Aquarium Animal News

Gang of four

Two new female sharks have moved into Aquarium Berlin

Sharks are the stars of the underwater world and yet some of the most mysterious creatures on the planet. On 16 January 2019, the population of blacktip reef sharks at Aquarium Berlin doubled in size, with the arrival of two new females from Leipzig.

The excitement was palpable last Wednesday morning as the Aquarium Berlin team eagerly awaited the arrival of a special articulated lorry carrying unusual cargo –female blacktip reef sharks Elke (20) and Susi (6), who had journeyed here from Zoo Leipzig. Thanks to large water tanks with special filter technology, the short journey was a breeze for the two ladies. But the transportation of larger marine creatures always presents a particular challenge. “Most species of shark need to be constantly on the move,” explains Zoo and Aquarium Director Dr Andreas Knieriem, who is a qualified veterinarian. “That is the only way they can breathe, as swimming keeps water and oxygen flowing over their gills.”

As soon as they arrived, the two reef sharks were introduced into the aquarium’s shark tank. There, they met Aquarium Berlin’s existing blacktip reef shark inhabitants Hugo (20) and Heike (4). The first meeting went very smoothly and was entirely amicable. Sharks regularly encounter other members of their species in the wild, too, and sometimes come together to form loose unions. Contrary to popular belief, sharks very rarely (if ever) display aggressive behaviour. Nevertheless, they are brutally hunted in their millions by humans. The animals are particularly sought after for the production of shark fin soup – which generally involves the shark being caught and having its fin cut off while still alive, before being thrown back into the water to die. This form of hunting is the main reason for the decline in the global shark population.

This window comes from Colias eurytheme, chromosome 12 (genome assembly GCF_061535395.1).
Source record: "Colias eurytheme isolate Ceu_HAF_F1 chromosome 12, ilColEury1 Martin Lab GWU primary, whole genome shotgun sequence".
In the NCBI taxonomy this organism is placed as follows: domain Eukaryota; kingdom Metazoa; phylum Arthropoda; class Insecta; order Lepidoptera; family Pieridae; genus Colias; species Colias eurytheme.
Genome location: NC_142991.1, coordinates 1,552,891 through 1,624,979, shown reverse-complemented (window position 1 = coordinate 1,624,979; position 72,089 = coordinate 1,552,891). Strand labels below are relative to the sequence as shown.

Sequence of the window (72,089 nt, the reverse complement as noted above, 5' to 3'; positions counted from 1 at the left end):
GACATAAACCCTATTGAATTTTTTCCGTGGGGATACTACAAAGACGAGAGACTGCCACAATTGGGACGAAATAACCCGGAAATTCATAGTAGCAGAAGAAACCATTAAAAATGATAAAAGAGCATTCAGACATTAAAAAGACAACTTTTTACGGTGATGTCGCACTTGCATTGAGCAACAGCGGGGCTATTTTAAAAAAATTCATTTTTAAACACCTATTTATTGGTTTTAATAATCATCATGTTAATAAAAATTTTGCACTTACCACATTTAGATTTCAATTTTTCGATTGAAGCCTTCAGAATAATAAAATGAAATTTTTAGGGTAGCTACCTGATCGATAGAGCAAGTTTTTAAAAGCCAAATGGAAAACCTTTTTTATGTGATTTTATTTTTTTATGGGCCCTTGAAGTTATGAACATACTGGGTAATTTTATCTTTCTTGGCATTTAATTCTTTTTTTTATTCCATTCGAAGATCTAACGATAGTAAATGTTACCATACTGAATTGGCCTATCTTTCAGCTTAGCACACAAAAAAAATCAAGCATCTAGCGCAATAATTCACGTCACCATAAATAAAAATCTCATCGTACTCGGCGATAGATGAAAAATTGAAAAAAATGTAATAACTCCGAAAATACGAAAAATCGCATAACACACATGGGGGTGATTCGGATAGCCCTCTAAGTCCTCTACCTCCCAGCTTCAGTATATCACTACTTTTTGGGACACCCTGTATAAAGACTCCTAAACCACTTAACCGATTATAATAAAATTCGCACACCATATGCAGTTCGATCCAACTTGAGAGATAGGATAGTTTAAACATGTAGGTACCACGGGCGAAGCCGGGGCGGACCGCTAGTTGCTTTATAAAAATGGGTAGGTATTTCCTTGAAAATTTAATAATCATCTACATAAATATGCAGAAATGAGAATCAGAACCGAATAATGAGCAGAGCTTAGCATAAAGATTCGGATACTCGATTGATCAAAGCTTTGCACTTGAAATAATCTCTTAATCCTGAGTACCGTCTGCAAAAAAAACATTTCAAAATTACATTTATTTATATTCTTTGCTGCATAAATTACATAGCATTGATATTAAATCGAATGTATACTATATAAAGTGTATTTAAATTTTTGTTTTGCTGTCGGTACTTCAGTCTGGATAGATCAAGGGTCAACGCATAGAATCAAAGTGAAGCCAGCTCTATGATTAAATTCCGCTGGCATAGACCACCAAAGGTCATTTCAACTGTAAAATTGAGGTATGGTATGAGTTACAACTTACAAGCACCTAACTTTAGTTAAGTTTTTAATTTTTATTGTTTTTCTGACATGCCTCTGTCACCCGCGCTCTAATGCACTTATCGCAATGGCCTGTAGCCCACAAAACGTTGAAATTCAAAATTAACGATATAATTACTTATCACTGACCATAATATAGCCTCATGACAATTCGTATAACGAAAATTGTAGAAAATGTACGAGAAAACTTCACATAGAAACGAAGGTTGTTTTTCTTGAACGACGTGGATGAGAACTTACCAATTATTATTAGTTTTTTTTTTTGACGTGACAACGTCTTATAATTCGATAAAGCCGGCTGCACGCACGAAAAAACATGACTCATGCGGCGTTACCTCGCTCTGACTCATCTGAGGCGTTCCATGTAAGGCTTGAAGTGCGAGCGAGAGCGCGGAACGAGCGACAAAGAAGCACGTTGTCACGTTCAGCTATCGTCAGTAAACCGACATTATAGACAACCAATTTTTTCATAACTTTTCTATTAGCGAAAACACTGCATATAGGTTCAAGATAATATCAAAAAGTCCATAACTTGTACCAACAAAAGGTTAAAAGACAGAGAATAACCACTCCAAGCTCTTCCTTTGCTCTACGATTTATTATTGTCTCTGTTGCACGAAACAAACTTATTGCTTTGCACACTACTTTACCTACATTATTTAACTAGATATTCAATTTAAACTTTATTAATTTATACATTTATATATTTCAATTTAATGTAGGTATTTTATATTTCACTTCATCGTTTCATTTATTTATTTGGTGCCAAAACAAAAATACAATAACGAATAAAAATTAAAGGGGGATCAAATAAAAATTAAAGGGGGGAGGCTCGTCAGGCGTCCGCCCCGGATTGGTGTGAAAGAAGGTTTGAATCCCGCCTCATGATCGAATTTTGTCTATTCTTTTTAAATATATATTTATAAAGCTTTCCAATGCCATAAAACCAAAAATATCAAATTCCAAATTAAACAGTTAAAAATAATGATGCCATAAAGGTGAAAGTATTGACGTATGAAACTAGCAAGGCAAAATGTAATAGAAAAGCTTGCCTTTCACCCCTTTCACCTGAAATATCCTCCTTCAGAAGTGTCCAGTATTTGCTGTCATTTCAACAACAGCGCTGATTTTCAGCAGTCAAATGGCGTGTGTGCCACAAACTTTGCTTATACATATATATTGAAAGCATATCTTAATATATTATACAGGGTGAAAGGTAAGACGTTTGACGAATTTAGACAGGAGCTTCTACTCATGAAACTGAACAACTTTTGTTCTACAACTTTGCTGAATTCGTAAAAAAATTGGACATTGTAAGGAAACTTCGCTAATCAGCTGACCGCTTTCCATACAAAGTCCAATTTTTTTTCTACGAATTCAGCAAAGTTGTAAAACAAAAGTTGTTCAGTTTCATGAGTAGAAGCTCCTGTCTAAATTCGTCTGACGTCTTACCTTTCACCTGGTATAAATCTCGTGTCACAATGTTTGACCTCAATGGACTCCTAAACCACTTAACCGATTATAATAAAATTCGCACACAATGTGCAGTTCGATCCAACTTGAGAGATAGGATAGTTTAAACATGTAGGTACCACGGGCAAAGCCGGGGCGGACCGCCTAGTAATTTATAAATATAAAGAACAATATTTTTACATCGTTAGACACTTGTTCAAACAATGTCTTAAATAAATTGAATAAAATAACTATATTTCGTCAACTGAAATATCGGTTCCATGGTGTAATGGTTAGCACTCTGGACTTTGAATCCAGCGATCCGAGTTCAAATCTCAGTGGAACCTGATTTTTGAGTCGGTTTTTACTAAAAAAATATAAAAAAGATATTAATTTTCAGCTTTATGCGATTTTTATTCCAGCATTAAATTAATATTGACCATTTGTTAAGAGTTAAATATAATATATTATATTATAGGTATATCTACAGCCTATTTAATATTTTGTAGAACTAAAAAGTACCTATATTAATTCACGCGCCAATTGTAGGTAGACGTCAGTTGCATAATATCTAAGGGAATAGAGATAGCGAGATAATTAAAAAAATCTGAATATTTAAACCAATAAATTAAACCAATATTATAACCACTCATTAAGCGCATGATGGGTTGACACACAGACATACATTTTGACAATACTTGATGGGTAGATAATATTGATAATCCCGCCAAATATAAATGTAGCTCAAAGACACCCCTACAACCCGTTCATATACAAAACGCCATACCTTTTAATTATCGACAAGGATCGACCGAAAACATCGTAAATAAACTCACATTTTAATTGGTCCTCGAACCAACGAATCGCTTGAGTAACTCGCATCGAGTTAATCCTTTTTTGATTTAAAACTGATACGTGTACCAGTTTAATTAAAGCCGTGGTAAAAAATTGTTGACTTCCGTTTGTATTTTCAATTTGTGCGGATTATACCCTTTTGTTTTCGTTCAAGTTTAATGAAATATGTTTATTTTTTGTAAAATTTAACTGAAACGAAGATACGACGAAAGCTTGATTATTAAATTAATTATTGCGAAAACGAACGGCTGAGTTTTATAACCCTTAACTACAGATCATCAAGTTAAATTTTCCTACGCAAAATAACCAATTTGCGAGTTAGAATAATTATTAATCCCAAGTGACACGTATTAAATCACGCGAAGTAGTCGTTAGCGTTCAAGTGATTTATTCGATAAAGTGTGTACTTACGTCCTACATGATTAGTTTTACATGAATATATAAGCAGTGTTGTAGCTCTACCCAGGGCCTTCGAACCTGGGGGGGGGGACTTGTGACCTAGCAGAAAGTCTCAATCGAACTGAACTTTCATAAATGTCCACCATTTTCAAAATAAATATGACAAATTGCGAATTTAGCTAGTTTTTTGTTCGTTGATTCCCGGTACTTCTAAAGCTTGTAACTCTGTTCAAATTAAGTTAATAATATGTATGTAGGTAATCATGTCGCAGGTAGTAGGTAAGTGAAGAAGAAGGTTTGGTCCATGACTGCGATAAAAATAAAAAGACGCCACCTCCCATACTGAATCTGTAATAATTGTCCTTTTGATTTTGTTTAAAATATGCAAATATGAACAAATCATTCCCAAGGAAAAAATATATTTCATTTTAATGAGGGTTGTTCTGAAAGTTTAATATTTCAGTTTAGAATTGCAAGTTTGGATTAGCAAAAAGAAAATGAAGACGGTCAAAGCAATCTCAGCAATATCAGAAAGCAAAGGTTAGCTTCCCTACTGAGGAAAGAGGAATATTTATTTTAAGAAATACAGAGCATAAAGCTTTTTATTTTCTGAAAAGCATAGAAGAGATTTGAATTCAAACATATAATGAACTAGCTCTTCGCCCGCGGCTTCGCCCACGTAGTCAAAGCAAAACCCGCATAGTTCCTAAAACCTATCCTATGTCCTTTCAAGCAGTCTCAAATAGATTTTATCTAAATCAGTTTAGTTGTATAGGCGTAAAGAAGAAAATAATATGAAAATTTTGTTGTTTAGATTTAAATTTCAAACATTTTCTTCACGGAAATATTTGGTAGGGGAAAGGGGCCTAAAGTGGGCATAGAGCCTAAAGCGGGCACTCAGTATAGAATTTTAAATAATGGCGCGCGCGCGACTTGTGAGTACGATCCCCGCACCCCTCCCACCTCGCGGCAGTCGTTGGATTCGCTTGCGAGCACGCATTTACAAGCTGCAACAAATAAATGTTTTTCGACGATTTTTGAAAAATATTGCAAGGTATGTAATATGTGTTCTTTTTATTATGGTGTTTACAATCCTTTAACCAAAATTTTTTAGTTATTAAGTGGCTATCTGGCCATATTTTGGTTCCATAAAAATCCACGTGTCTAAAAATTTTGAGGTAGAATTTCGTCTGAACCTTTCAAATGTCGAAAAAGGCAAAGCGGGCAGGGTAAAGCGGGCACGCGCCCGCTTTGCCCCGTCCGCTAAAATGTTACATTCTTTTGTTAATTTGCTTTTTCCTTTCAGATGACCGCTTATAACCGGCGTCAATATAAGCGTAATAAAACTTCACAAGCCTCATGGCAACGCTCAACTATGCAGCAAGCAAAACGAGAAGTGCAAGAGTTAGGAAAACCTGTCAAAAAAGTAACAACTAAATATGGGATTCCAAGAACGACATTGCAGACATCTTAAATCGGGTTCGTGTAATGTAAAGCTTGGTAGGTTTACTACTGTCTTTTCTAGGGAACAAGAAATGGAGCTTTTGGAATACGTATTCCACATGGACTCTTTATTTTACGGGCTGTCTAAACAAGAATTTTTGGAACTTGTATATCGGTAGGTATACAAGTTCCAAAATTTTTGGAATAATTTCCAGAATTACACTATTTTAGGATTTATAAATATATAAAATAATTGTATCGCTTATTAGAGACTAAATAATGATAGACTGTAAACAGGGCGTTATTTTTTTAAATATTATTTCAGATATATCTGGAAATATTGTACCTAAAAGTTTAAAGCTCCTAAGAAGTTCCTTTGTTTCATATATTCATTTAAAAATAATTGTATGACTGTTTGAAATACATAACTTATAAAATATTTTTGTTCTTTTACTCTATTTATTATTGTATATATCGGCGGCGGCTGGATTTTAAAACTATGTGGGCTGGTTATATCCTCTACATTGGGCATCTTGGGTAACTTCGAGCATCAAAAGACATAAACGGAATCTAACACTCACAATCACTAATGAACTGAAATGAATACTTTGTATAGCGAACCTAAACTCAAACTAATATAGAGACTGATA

With the addition of Susi and Elke, Aquarium Berlin is now home to four blacktip reef sharks. Measuring around 1.2 metres in length, Elke is the largest of the gang. There are hopes that the group may eventually produce young. Aquarium Berlin’s shark tank is equipped with the latest flow engineering technology. That means the Berlin animals are exposed to different and above all changing currents, as they would be in the wild. Visitors to the aquarium can watch the sharks in action during the weekly show feedings that take place every Monday and Thursday at 2:30 p.m.